Building societies are owned by their members, who are also their customers. This ownership structure leads to a strong customer-centric focus as decisions are made with the members’ best interests in mind. In the case of Ecology, our members are concerned about sustainability and the living environment. So we use our members’ savings to fund mortgages only to individuals and communities that make a positive environmental impact as well as giving our savers a fair financial return. As a mutual, we prioritize building long-term relationships with our members rather than maximizing short-term profits. Indeed, profits generated by a building society are often distributed back to its members in the form of better interest rates on savings, lower mortgage fees, or improved services rather than being swept up by anonymous shareholders.

Other benefits of mutuality include:

  • Financially Focused: Mutuals are usually very focussed on their financial activities, for instance only offering mortgages or funding projects and businesses that have a positive environmental or social outcome.
  • Risk Averse and Sustainability: Generally mutuals are less inclined to engage in excessively risky ventures and are focussed on sustainable growth rather than rapid expansion.
  • Responsive To Members’ Needs: Often rooted in specific communities and with a close connection to their members mutuals can be more responsive than the larger banks to the unique financial needs of their members and local communities. For instance Ecology is one of the few lenders happy to finance homes that need significant renovation work or are deemed ‘unmortgageable’ by other mortgage lenders. More than that, we can offer expert advice on the actual renovation of the property itself!
  • Participation and Influence: Members typically have a say in the governance of a mutual, often through voting or representation. For an example of how Ecology members get involved, check out 2023 AGM and Members’ Meet-Up.
  • Social Responsibility: Mutuals may be more inclined to align their business and financial practices with ethical considerations and social responsibility, appealing to members with like-minded values.
  • Transparency: Because mutuals are owned by their members and often driven by specific ethical or environmental considerations, transparency is crucial for trust and understanding of the organisation. On our own website, for example, not only can you download our Annual Reports or 2030 Strategy but view information about our sustainability and environmental policy, our fair pay commitment, and even our HQ environmental specification!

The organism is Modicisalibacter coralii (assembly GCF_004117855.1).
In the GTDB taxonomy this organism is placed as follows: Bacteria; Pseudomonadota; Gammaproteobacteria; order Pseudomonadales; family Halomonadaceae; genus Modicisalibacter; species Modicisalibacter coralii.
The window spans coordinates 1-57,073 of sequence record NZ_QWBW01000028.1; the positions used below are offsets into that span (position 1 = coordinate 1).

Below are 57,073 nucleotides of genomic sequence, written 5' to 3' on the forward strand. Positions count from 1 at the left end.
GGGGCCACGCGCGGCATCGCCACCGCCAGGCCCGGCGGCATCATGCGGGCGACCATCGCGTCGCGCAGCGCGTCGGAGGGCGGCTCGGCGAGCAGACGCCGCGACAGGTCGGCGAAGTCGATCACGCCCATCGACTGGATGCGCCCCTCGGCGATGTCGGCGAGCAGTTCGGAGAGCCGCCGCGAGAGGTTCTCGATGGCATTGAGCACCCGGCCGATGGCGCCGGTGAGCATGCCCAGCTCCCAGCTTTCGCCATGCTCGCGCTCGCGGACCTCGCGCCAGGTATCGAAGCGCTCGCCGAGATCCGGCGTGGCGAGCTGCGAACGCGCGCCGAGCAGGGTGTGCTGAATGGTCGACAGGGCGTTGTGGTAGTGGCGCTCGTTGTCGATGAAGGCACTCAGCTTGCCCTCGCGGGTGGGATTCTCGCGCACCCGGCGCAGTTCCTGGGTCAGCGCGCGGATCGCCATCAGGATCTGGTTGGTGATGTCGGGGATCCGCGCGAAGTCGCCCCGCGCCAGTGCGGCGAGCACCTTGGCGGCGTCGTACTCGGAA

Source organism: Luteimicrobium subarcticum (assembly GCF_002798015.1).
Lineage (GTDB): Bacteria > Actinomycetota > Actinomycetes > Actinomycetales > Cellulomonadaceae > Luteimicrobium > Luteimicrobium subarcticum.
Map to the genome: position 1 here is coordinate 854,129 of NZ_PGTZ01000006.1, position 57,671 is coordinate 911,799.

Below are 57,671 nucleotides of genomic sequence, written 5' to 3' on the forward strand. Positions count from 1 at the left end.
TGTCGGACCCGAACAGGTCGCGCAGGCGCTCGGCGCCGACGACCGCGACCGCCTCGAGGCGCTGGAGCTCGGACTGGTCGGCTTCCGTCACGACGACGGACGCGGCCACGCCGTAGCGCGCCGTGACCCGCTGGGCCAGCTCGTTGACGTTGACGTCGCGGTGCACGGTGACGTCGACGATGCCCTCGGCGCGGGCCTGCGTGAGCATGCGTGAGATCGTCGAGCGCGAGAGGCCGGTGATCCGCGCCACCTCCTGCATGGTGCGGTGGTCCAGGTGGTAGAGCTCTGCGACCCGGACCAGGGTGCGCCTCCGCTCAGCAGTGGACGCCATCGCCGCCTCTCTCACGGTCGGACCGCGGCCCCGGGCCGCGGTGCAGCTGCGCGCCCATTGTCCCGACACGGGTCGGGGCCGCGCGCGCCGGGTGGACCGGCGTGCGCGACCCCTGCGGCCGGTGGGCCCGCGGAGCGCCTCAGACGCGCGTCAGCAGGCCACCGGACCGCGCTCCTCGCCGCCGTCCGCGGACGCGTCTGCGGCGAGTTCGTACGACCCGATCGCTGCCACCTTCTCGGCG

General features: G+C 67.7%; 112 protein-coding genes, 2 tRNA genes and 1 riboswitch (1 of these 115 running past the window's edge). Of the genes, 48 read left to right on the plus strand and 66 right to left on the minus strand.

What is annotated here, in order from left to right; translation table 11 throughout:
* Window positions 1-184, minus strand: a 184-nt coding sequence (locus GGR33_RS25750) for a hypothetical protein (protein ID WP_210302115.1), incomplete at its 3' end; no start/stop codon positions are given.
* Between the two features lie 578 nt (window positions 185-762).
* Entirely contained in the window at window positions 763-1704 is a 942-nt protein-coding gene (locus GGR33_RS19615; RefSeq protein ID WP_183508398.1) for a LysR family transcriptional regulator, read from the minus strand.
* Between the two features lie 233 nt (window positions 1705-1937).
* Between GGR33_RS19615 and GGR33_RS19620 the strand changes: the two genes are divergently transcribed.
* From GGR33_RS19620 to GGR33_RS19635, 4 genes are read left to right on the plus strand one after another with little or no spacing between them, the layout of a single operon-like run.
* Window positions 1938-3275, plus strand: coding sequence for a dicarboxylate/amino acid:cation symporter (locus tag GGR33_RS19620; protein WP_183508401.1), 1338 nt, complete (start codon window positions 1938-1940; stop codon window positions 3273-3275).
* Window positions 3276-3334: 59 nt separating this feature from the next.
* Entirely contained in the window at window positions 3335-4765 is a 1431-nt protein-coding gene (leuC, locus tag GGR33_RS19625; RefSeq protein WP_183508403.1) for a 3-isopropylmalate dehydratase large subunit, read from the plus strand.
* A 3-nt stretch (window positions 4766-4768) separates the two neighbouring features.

Knowing exactly where your savings goes can be difficult to determine in large financial institutions with complex lending and underwriting structures, driven by shareholder profit and where future environmental and ethical commitments are undermined by current investment in fossil fuels and deforestation.

Integrity and transparency is key to understanding where your money goes. That’s why at Ecology we are up-front about our commitment to providing funds for properties and projects that have a positive environmental or social impact and more than happy to demonstrate where our savers’ money goes. In our next article we will discuss this further and show you some of the inspiring and innovative projects our savers help to fund.

Sustainable Savings: Key Takeaways

  • If you want your savings to benefit people and planet then you need to know exactly where your money goes.
  • Although larger financial institutions like the High Street banks say they are committed to sustainability and a carbon neutral future they are still funding fossil fuels. Together with a lack of transparency and possible greenwashing make it difficult for savers to assess how their money is being used.
  • Smaller ethically-led banks and mutuals like building societies are more likely to be aligned with positive social and environmental values.
  • Owned by their members, mutuals are not driven by shareholder profit, tend to be more socially responsible and transparent in their dealings.
  • Check out the ethical ratings of independent third-party organisations such as or

Published: 17 April 2024

Author: Pauline Crawford